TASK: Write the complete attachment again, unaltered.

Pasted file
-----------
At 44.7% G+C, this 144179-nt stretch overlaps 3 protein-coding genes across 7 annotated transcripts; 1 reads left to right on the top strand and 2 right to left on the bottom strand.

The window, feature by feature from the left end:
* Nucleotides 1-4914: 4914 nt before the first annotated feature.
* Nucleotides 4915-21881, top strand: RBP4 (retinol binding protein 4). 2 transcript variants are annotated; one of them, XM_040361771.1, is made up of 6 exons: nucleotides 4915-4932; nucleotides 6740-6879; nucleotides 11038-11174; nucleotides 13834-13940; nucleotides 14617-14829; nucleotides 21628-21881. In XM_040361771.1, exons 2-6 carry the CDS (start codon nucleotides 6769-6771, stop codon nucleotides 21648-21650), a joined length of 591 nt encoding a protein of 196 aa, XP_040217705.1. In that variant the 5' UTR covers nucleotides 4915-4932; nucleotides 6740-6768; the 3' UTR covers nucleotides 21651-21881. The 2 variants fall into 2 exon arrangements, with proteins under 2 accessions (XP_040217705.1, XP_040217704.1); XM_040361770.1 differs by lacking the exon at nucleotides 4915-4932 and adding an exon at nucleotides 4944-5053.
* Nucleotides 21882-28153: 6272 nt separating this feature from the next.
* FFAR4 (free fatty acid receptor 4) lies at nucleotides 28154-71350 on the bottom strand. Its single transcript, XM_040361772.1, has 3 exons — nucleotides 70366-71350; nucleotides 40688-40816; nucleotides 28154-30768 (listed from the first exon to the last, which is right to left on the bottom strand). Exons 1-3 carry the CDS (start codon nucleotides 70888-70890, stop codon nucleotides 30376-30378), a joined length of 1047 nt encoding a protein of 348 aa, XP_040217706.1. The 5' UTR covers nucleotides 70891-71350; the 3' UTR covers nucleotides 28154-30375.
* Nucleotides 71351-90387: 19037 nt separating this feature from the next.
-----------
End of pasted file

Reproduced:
At 44.7% G+C, this 144179-nt stretch overlaps 3 protein-coding genes across 7 annotated transcripts; 1 reads left to right on the top strand and 2 right to left on the bottom strand.

The window, feature by feature from the left end:
* Nucleotides 1-4914: 4914 nt before the first annotated feature.
* Nucleotides 4915-21881, top strand: RBP4 (retinol binding protein 4). 2 transcript variants are annotated; one of them, XM_040361771.1, is made up of 6 exons: nucleotides 4915-4932; nucleotides 6740-6879; nucleotides 11038-11174; nucleotides 13834-13940; nucleotides 14617-14829; nucleotides 21628-21881. In XM_040361771.1, exons 2-6 carry the CDS (start codon nucleotides 6769-6771, stop codon nucleotides 21648-21650), a joined length of 591 nt encoding a protein of 196 aa, XP_040217705.1. In that variant the 5' UTR covers nucleotides 4915-4932; nucleotides 6740-6768; the 3' UTR covers nucleotides 21651-21881. The 2 variants fall into 2 exon arrangements, with proteins under 2 accessions (XP_040217705.1, XP_040217704.1); XM_040361770.1 differs by lacking the exon at nucleotides 4915-4932 and adding an exon at nucleotides 4944-5053.
* Nucleotides 21882-28153: 6272 nt separating this feature from the next.
* FFAR4 (free fatty acid receptor 4) lies at nucleotides 28154-71350 on the bottom strand. Its single transcript, XM_040361772.1, has 3 exons — nucleotides 70366-71350; nucleotides 40688-40816; nucleotides 28154-30768 (listed from the first exon to the last, which is right to left on the bottom strand). Exons 1-3 carry the CDS (start codon nucleotides 70888-70890, stop codon nucleotides 30376-30378), a joined length of 1047 nt encoding a protein of 348 aa, XP_040217706.1. The 5' UTR covers nucleotides 70891-71350; the 3' UTR covers nucleotides 28154-30375.
* Nucleotides 71351-90387: 19037 nt separating this feature from the next.